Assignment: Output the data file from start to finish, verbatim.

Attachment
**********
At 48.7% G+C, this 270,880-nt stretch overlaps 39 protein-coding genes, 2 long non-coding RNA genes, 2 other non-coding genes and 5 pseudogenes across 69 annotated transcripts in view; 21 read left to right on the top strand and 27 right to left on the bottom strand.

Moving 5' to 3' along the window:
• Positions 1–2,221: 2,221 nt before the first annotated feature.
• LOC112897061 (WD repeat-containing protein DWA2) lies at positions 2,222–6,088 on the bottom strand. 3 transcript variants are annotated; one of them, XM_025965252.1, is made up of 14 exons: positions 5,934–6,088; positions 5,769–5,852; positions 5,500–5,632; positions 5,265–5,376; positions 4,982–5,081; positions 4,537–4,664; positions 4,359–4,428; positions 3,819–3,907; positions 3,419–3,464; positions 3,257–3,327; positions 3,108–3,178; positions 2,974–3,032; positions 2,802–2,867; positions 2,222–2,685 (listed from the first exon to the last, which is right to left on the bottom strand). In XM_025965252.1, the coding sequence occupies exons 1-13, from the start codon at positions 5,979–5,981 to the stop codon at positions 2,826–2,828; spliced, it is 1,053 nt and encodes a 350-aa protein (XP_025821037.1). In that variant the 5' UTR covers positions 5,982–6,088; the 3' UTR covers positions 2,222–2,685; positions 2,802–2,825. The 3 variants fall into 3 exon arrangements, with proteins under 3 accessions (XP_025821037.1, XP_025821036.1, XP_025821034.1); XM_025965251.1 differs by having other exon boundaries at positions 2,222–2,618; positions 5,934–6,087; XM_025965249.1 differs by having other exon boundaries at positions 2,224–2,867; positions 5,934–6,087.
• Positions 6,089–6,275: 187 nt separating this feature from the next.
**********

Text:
At 48.7% G+C, this 270,880-nt stretch overlaps 39 protein-coding genes, 2 long non-coding RNA genes, 2 other non-coding genes and 5 pseudogenes across 69 annotated transcripts in view; 21 read left to right on the top strand and 27 right to left on the bottom strand.

Moving 5' to 3' along the window:
• Positions 1–2,221: 2,221 nt before the first annotated feature.
• LOC112897061 (WD repeat-containing protein DWA2) lies at positions 2,222–6,088 on the bottom strand. 3 transcript variants are annotated; one of them, XM_025965252.1, is made up of 14 exons: positions 5,934–6,088; positions 5,769–5,852; positions 5,500–5,632; positions 5,265–5,376; positions 4,982–5,081; positions 4,537–4,664; positions 4,359–4,428; positions 3,819–3,907; positions 3,419–3,464; positions 3,257–3,327; positions 3,108–3,178; positions 2,974–3,032; positions 2,802–2,867; positions 2,222–2,685 (listed from the first exon to the last, which is right to left on the bottom strand). In XM_025965252.1, the coding sequence occupies exons 1-13, from the start codon at positions 5,979–5,981 to the stop codon at positions 2,826–2,828; spliced, it is 1,053 nt and encodes a 350-aa protein (XP_025821037.1). In that variant the 5' UTR covers positions 5,982–6,088; the 3' UTR covers positions 2,222–2,685; positions 2,802–2,825. The 3 variants fall into 3 exon arrangements, with proteins under 3 accessions (XP_025821037.1, XP_025821036.1, XP_025821034.1); XM_025965251.1 differs by having other exon boundaries at positions 2,222–2,618; positions 5,934–6,087; XM_025965249.1 differs by having other exon boundaries at positions 2,224–2,867; positions 5,934–6,087.
• Positions 6,089–6,275: 187 nt separating this feature from the next.